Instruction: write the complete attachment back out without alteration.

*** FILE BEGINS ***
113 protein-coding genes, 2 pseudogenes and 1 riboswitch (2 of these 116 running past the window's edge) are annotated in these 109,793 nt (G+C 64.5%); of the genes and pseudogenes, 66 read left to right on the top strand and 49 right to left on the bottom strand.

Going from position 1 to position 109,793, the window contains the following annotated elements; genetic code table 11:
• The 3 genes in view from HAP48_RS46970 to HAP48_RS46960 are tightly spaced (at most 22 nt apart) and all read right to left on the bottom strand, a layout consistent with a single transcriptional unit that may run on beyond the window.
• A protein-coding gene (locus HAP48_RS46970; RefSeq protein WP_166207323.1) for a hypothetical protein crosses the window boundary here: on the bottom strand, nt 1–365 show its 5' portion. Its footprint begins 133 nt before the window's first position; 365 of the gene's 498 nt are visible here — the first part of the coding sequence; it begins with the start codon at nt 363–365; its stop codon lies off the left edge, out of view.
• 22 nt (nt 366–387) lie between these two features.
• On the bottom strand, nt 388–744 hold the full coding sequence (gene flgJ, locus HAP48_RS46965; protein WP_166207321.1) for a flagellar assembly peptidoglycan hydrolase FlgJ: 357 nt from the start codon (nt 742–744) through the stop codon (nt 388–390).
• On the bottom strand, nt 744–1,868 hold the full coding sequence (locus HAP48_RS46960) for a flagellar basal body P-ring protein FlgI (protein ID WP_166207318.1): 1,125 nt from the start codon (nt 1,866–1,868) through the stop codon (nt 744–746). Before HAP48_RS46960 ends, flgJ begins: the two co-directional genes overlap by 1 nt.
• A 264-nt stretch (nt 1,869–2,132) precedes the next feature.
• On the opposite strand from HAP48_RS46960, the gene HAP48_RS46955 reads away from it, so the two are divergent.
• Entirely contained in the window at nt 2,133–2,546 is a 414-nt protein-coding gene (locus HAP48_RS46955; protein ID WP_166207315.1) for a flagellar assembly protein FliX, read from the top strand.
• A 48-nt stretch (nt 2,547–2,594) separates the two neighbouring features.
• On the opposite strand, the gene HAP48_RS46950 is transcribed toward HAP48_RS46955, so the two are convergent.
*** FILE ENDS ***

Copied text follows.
113 protein-coding genes, 2 pseudogenes and 1 riboswitch (2 of these 116 running past the window's edge) are annotated in these 109,793 nt (G+C 64.5%); of the genes and pseudogenes, 66 read left to right on the top strand and 49 right to left on the bottom strand.

Going from position 1 to position 109,793, the window contains the following annotated elements; genetic code table 11:
• The 3 genes in view from HAP48_RS46970 to HAP48_RS46960 are tightly spaced (at most 22 nt apart) and all read right to left on the bottom strand, a layout consistent with a single transcriptional unit that may run on beyond the window.
• A protein-coding gene (locus HAP48_RS46970; RefSeq protein WP_166207323.1) for a hypothetical protein crosses the window boundary here: on the bottom strand, nt 1–365 show its 5' portion. Its footprint begins 133 nt before the window's first position; 365 of the gene's 498 nt are visible here — the first part of the coding sequence; it begins with the start codon at nt 363–365; its stop codon lies off the left edge, out of view.
• 22 nt (nt 366–387) lie between these two features.
• On the bottom strand, nt 388–744 hold the full coding sequence (gene flgJ, locus HAP48_RS46965; protein WP_166207321.1) for a flagellar assembly peptidoglycan hydrolase FlgJ: 357 nt from the start codon (nt 742–744) through the stop codon (nt 388–390).
• On the bottom strand, nt 744–1,868 hold the full coding sequence (locus HAP48_RS46960) for a flagellar basal body P-ring protein FlgI (protein ID WP_166207318.1): 1,125 nt from the start codon (nt 1,866–1,868) through the stop codon (nt 744–746). Before HAP48_RS46960 ends, flgJ begins: the two co-directional genes overlap by 1 nt.
• A 264-nt stretch (nt 1,869–2,132) precedes the next feature.
• On the opposite strand from HAP48_RS46960, the gene HAP48_RS46955 reads away from it, so the two are divergent.
• Entirely contained in the window at nt 2,133–2,546 is a 414-nt protein-coding gene (locus HAP48_RS46955; protein ID WP_166207315.1) for a flagellar assembly protein FliX, read from the top strand.
• A 48-nt stretch (nt 2,547–2,594) separates the two neighbouring features.
• On the opposite strand, the gene HAP48_RS46950 is transcribed toward HAP48_RS46955, so the two are convergent.